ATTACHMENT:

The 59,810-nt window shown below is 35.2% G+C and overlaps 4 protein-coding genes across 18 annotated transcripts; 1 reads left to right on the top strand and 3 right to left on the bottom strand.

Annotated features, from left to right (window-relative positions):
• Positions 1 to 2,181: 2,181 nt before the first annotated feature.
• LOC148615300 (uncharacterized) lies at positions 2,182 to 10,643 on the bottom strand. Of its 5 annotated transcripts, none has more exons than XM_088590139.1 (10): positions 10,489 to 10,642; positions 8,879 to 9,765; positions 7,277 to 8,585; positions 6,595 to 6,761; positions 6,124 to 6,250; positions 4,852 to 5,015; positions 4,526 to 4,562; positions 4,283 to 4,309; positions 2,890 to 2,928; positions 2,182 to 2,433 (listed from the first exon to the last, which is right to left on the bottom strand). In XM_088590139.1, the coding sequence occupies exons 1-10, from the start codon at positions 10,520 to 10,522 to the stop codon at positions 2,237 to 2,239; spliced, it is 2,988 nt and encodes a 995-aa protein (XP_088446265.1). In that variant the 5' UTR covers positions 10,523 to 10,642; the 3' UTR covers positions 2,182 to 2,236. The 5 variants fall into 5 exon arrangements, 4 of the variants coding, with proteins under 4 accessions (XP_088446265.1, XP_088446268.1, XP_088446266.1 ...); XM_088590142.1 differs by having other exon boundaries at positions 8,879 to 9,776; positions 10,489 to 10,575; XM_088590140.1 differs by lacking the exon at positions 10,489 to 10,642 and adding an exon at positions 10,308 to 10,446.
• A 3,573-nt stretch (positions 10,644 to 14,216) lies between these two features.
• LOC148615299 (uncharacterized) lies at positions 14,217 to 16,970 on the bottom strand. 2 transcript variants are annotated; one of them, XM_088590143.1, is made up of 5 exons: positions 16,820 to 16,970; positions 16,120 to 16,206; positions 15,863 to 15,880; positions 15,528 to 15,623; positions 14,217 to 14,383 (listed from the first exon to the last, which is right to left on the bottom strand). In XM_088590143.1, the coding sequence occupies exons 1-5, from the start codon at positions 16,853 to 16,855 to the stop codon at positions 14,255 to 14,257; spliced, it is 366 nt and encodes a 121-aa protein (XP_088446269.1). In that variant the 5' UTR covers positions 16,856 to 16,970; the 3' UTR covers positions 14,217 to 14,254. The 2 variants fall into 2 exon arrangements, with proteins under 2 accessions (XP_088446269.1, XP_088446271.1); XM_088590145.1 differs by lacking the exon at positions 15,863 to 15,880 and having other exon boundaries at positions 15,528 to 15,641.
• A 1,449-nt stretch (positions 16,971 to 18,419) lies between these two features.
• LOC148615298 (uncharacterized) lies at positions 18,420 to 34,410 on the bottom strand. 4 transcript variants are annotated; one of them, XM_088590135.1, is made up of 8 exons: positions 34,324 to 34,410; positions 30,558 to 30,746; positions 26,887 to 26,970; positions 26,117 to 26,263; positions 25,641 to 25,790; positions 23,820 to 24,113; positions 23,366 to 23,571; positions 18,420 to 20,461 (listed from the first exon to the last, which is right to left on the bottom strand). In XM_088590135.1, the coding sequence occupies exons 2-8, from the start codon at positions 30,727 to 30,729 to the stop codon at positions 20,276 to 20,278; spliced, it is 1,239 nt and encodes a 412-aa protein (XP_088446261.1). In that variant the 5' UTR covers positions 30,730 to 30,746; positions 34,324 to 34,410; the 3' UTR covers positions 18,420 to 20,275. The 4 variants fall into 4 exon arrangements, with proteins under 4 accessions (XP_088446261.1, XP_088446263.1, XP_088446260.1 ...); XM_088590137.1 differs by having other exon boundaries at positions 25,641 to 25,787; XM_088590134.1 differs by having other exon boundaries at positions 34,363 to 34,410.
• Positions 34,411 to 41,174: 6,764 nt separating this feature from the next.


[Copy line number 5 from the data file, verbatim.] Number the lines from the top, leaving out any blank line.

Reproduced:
• A 3,573-nt stretch (positions 10,644 to 14,216) lies between these two features.